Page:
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NCRM: Using smartphone sensors, apps and wearables in Social Science Research

March 19 @ 8:00 am - March 20 @ 5:00 pm

Smartphone sensors (e.g., GPS, camera, accelerometer), apps, and wearables (e.g., smartwatches, fitness bracelets) allow researchers to collect rich behavioral data, potentially with less measurement error and lower respondent burden than self-reports through surveys. Passive mobile data collection (e.g., location tracking, call logs, browsing history) and respondents performing additional tasks on smartphones (e.g., taking pictures, scanning receipts) can augment or replace self-reports in surveys. However, there are multiple challenges to collecting these data: participant selectivity, (non)willingness to provide sensor data or perform additional tasks, privacy concerns and ethical issues, quality and usefulness of the data, and practical issues of implementation. This course will address the challenges by reviewing state-of-the-art practices of smartphone sensor, app, and wearables data collection, ranging from small-scale studies of hard-to-reach populations to large-scale studies to produce official statistics, and discuss design best-practices for this type of measurement. Recommendations provided will include:

•   What research questions can be answered using smartphone sensors, apps, and wearables?

•   What are participants’ concerns and how to address them?

•   How to ask for consent for sensor measurements and ensure participation?

•   How to ease into sensor data analysis?

As part of this course, participants will have the chance to work on practical issues of implementing smartphone sensors, apps, and wearables into social science research. Participants will discuss their own research study designs using new technology and have the opportunity to get hands-on practice with data from health, accelerometery, and location sensors. The course will not discuss how to collect and analyse “found” data (e.g., social media data) nor demonstrate how to program smartphone sensor apps.

The course covers:

  • Contemporary uses of sensor-based data collection in the social sciences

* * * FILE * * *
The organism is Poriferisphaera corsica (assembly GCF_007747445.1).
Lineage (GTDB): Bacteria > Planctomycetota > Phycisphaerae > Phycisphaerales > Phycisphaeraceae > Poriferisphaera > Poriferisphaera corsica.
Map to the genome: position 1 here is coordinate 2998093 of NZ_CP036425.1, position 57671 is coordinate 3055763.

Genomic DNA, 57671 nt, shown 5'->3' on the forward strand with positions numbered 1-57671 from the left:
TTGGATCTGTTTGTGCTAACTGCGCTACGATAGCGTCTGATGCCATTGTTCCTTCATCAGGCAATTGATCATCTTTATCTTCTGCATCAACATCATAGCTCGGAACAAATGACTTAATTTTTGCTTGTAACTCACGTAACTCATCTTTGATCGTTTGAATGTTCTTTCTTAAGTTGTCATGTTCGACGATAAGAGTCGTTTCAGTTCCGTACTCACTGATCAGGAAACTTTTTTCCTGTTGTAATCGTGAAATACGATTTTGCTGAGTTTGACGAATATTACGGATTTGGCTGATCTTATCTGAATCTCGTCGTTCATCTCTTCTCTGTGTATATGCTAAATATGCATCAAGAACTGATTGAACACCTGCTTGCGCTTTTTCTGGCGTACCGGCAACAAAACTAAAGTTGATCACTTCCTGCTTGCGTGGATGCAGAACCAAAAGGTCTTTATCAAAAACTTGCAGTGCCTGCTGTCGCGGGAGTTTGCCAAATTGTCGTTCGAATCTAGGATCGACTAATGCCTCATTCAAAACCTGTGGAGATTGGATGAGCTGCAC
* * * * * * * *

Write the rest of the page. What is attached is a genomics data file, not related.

• Design of surveys with sensor-based data collection components
  • Overview of practical issues when implementing smartphone sensors, apps, and wearables studies and recommendations
  • Introduction to accessing and working with sensor data

By the end of the course participants will:

  • know what smartphone sensors, apps, and wearables are available and what they can measure to facilitate and enhance surveys
  • be able to identify potential applications of sensor and app measurement for their own data collection
  • be able to anticipate practical issues when implementing sensor-based data collection

Participants will perform basic analysis of sensor-collected data using software that they are most comfortable with (SPSS, R, Stata, MS Excel etc.). R syntax will be provided, which can be modified to SPSS or Stata syntax if R is not used. No prior knowledge of smartphone sensors, wearables, and apps is required, but a basic understanding of survey practice and survey errors is helpful. Basic data analysis skills are beneficial.

The course is intended for survey practitioners, researchers, and students who want a practical introduction to smartphone sensors, wearables and app-based research.

Participants should bring their smartphones and laptops and any wearables (e.g., fitness bracelets, smartwatches) if available.

 

The fee per teaching day is:

• £30 per day for UK/EU registered students
• £60 per day for staff at UK/EU academic institutions, UK/EU Research Councils researchers, UK/EU public sector staff and staff at UK/EU registered charity organisations and recognised UK/EU research institutions.
• £220 per day for all other participants

All fees include event materials and refreshments. They do not include lunch, travel and accommodation costs.

Details

Start:
March 19 @ 8:00 am
End:
March 20 @ 5:00 pm
Event Categories:
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Website:
https://www.ncrm.ac.uk/training/show.php?article=10251

Organizer

Old Building, London School of Economics, Houghton Street, London